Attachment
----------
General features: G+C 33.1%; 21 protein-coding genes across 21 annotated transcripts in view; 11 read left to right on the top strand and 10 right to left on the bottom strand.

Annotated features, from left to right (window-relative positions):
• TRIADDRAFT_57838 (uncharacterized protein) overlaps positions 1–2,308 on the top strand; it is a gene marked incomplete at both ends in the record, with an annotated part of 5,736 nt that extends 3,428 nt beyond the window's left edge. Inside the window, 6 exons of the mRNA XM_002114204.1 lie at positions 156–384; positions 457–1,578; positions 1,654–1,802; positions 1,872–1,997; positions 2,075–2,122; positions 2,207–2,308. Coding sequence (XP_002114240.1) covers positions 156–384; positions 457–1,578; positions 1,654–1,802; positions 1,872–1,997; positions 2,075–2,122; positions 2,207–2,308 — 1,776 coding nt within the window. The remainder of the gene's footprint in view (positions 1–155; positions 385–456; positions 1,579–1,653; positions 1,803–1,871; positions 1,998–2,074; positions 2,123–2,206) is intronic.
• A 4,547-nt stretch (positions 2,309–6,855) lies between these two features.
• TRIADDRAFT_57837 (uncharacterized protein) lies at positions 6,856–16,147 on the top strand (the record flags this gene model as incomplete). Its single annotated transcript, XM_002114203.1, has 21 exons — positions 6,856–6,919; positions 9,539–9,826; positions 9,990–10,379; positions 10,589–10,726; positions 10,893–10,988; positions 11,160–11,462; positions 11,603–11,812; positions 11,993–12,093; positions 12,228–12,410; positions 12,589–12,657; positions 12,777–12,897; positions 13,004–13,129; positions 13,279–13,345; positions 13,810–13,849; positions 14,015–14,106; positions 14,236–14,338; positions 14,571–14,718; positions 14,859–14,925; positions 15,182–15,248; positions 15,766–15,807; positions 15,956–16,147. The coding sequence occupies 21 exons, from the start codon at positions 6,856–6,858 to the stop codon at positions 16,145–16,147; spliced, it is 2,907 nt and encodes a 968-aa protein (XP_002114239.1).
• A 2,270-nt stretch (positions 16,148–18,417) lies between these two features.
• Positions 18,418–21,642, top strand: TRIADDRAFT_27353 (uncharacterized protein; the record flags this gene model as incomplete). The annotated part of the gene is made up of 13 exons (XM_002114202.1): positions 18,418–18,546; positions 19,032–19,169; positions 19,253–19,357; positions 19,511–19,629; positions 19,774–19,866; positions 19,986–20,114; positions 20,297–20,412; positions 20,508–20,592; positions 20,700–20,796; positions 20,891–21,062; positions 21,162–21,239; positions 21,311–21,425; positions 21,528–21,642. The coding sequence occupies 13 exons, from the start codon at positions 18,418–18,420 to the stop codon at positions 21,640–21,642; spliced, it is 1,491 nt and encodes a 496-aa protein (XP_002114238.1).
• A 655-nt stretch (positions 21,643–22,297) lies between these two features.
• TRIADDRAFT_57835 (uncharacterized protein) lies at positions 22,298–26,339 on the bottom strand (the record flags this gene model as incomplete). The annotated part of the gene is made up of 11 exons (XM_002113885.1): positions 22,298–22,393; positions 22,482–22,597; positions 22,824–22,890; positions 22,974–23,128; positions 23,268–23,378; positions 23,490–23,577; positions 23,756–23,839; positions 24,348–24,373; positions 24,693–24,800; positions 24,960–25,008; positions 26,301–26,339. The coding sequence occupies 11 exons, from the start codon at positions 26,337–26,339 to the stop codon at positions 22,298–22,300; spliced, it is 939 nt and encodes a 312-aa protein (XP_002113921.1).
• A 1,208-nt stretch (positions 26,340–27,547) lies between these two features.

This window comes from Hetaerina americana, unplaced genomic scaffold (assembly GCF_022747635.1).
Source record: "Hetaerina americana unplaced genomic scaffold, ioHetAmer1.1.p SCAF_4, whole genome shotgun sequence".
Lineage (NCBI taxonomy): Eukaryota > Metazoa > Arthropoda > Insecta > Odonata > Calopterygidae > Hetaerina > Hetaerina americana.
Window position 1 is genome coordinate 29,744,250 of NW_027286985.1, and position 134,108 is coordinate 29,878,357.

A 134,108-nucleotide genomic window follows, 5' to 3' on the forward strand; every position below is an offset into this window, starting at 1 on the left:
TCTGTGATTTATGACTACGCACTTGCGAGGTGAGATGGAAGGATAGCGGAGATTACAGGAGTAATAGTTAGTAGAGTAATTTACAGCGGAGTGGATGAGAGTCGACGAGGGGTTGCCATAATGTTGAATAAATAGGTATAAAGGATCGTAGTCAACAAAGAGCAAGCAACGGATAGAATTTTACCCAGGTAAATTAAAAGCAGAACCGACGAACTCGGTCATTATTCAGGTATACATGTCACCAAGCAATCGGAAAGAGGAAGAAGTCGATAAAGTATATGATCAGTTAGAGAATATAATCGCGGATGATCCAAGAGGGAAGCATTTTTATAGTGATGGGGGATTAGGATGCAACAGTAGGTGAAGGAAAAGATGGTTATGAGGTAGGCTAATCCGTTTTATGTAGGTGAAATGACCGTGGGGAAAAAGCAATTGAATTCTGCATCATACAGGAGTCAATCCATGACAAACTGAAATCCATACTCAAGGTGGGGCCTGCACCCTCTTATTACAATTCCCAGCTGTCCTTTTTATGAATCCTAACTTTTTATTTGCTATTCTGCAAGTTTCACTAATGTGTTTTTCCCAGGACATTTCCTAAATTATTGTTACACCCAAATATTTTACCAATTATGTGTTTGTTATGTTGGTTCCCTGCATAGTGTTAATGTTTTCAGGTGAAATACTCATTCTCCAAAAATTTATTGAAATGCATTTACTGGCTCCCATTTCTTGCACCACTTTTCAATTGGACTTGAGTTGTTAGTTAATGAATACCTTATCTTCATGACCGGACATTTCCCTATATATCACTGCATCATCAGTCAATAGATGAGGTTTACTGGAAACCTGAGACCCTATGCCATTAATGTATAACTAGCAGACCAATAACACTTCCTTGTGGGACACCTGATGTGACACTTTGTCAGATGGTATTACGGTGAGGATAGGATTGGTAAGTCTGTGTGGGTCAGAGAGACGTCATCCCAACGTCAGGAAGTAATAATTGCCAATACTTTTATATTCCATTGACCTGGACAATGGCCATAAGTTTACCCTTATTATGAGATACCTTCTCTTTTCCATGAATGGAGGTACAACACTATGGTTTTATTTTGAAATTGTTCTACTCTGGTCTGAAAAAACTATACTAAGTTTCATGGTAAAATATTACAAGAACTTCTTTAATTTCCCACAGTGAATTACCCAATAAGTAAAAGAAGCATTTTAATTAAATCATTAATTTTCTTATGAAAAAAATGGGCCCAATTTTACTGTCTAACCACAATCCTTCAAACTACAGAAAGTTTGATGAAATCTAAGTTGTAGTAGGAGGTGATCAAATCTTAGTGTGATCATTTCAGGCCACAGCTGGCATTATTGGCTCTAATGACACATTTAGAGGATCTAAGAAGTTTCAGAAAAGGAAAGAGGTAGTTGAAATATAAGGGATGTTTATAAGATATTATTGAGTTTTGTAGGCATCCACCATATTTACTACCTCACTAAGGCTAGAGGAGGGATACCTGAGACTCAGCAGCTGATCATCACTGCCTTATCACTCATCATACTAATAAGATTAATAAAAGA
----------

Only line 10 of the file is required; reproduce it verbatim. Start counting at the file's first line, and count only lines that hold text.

• A 1,208-nt stretch (positions 26,340–27,547) lies between these two features.